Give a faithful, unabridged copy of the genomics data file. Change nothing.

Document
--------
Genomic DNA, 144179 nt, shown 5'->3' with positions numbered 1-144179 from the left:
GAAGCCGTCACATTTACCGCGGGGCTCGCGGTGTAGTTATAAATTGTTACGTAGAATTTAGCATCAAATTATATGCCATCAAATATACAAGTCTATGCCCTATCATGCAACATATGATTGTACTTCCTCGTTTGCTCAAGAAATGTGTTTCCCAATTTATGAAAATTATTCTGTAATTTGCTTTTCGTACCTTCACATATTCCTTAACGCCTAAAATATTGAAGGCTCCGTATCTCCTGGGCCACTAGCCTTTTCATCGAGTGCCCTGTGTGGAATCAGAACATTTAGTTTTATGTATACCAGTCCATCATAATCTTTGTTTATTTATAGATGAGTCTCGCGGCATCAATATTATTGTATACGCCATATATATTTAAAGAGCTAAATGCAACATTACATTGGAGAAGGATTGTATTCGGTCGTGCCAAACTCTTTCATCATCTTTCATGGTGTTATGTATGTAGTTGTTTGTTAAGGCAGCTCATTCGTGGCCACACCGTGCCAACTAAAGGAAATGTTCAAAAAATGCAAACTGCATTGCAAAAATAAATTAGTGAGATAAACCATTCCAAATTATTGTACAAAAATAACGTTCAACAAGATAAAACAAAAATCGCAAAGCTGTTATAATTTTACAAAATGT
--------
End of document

Genomic DNA, 144179 nt, shown 5'->3' with positions numbered 1-144179 from the left:
GAAGCCGTCACATTTACCGCGGGGCTCGCGGTGTAGTTATAAATTGTTACGTAGAATTTAGCATCAAATTATATGCCATCAAATATACAAGTCTATGCCCTATCATGCAACATATGATTGTACTTCCTCGTTTGCTCAAGAAATGTGTTTCCCAATTTATGAAAATTATTCTGTAATTTGCTTTTCGTACCTTCACATATTCCTTAACGCCTAAAATATTGAAGGCTCCGTATCTCCTGGGCCACTAGCCTTTTCATCGAGTGCCCTGTGTGGAATCAGAACATTTAGTTTTATGTATACCAGTCCATCATAATCTTTGTTTATTTATAGATGAGTCTCGCGGCATCAATATTATTGTATACGCCATATATATTTAAAGAGCTAAATGCAACATTACATTGGAGAAGGATTGTATTCGGTCGTGCCAAACTCTTTCATCATCTTTCATGGTGTTATGTATGTAGTTGTTTGTTAAGGCAGCTCATTCGTGGCCACACCGTGCCAACTAAAGGAAATGTTCAAAAAATGCAAACTGCATTGCAAAAATAAATTAGTGAGATAAACCATTCCAAATTATTGTACAAAAATAACGTTCAACAAGATAAAACAAAAATCGCAAAGCTGTTATAATTTTACAAAATGT